Version:=xlPivotTableVersion15)

    ‘Create PivotTable
    Set NewPowerPivotTable = PowerPivotCache.CreatePivotTable( _
    TableDestination:=ActiveCell, _
    DefaultVersion:=xlPivotTableVersion15)

    ‘Settings for new PowerPivotTable
    With NewPowerPivotTable
    .RowAxisLayout xlTabularRow
    .HasAutoFormat = False
    End With

    ‘Cleanup
    Set NewPowerPivotTable = Nothing
    Set PowerPivotCache = Nothing

    End Sub

    The only difference is that, in the top one, that’s the code I recorded. The bottom one is cut and pasted directly off this page. I’ve looked it over a hundred times and I can’t see any difference besides where the line breaks occur. AND YET … the top one runs perfectly, and the bottom one won’t even compile. It gives me the same “Variable not defined” message. Go figure. Either way, I have a working version now, so thanks!

  5. Does “xlDataField” not work with PowerPivot? I’ve got the code below, which is used to add all measures to the pivot table. It works with “xlColumnField” and “xlRowField”. Any ideas how to make this work?

    Sub AddAllFieldsValues()
    Dim pt As PivotTable
    Dim iCol As Long
    Dim iColEnd As Long

    Set pt = ActiveSheet.PivotTables(1)

    With pt

    iCol = 1
    iColEnd = .CubeFields.Count

    For iCol = 1 To iColEnd
    With .CubeFields(iCol)
    If .Orientation = xlHidden Then
    .Orientation = xlDataField
    End If
    End With
    Next iCol

    End With

    End Sub

  6. Hi Shaun. You’re probably posting this on a dedicated help site, such as StackOverflow…diagnosing your issues might require quite a bit of back & forth in the comments, as it’s not entirely clear from your code what you want to accomplish. (For instance, not only is the syntax wrong, but it seems risky to assume that all hidden fields should be added to the Values area.)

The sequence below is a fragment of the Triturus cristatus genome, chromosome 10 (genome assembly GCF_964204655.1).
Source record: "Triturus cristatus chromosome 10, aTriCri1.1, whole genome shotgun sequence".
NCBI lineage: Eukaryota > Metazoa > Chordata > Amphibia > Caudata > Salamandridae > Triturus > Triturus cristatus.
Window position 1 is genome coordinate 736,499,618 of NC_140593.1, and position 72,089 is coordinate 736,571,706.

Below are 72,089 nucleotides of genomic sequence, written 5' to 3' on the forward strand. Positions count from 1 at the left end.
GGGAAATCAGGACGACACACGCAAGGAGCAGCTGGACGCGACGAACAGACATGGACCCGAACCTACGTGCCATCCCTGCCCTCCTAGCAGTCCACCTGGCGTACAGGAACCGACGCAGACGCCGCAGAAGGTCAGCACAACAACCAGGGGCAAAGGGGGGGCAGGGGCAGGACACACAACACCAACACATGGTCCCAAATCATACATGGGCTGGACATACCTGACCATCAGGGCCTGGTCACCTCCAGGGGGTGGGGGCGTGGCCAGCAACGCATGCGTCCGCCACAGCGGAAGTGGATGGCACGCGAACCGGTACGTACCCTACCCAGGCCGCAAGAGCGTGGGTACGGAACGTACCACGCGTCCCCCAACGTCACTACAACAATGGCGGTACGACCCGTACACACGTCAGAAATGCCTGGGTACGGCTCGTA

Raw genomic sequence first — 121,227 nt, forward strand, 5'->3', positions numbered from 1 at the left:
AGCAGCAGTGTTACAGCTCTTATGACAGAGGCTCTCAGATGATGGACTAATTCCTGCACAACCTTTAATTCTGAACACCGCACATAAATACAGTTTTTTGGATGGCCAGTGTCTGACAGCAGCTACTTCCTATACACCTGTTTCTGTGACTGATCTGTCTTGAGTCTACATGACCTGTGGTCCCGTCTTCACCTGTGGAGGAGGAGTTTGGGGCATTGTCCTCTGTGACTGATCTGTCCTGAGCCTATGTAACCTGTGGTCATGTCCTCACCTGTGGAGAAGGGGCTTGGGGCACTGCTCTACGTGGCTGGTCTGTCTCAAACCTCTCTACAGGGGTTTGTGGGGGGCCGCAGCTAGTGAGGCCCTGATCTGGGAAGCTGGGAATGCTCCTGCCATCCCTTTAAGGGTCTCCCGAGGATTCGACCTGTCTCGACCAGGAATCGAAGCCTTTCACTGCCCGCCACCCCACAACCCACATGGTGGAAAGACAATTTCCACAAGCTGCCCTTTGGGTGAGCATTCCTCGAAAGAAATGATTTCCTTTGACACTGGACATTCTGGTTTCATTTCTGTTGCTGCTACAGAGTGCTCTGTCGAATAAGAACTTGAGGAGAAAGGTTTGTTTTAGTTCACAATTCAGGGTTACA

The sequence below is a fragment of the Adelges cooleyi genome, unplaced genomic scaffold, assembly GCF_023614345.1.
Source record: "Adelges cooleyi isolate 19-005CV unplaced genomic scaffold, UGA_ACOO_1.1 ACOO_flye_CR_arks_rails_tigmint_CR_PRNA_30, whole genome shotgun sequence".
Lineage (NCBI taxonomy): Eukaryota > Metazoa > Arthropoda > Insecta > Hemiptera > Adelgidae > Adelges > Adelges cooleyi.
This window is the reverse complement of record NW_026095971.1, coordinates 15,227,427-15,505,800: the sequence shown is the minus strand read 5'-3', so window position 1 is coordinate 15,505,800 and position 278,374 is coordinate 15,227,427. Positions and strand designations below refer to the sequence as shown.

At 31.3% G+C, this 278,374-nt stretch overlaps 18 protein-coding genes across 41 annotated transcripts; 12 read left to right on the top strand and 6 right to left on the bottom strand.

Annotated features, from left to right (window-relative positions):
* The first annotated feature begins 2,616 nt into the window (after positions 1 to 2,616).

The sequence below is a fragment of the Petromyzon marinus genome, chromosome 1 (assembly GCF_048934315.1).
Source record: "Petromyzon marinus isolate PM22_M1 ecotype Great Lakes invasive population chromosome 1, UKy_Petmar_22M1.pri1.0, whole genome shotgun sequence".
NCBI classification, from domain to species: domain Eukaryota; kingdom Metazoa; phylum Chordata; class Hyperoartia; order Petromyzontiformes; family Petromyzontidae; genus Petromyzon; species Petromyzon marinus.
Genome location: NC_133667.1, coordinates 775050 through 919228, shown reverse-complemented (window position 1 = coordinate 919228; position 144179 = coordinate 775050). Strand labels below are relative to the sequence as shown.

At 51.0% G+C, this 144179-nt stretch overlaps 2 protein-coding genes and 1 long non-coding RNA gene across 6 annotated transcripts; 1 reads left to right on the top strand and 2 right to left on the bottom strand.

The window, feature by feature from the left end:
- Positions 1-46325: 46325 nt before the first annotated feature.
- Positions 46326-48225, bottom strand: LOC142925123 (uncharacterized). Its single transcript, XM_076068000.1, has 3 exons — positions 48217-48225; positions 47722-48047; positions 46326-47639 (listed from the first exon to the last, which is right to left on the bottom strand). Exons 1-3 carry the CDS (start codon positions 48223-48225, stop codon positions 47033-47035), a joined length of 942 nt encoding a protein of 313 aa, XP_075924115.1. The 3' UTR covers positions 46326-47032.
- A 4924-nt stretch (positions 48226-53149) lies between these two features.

When troubleshooting VBA, the best place to start is to fire up the Macro Recorder, perform your action manually, then stop the Macro Recorder and go eyeball the code. When I add a preexisting Measure to the Values area, I get code like this:
    ActiveSheet.PivotTables(“PivotTable2”).AddDataField ActiveSheet.PivotTables( _
    “PivotTable2”).CubeFields(“[Measures].[Qualifier]”)

    When I add some non-measure field to the Values area (in which case Excel creates an implicit aka ‘Naked’ Measure…something not generally a good idea) then I get code like this:
    ActiveSheet.PivotTables(“PivotTable2”).CubeFields.GetMeasure _
    “[Table1].[Item Name]”, xlCount, “Count of Item Name”
    ActiveSheet.PivotTables(“PivotTable2”).AddDataField ActiveSheet.PivotTables( _
    “PivotTable2”).CubeFields(“[Measures].[Count of Item Name]”), _
    “Count of Item Name”

    As you can see, the syntax varies between these two different scenarios and is completely different to what you have above.

  7. Hi Matt,
    I am using VBA to create Datamodel and create relationship, unfortunately i am not able to achieve adding calculated columns in powerpivot table.

    here is my code sample….
    ActiveWorkbook.Connections.Add2 _
    “WorksheetConnection_Book1.xlsm!Table1”, “”, _
    “WORKSHEET;C:\Book1.xlsm”, _
    “Book1.xlsm!Table1”, 7, True, False

    ActiveWorkbook.Connections.Add2 _
    “WorksheetConnection_Book1.xlsm!Table2”, “”, _
    “WORKSHEET;C:\Book1.xlsm”, _
    “Book1.xlsm!Table2”, 7, True, False

    Dim Modl As Model
    Set Mod1 = ActiveWorkbook.Model

    ‘active relationship
    Mod1.ModelRelationships.Add Mod1.ModelTables(“Table1”).ModelTableColumns(“Worker ID”), Mod1.ModelTables(“Table2”).ModelTableColumns(“Supervisor ID”)

Leave a Reply

Your email address will not be published. Required fields are marked *

Ten Things I Wish I Knew When I Started With Power Pivot.   Learn  Without The Pain!

x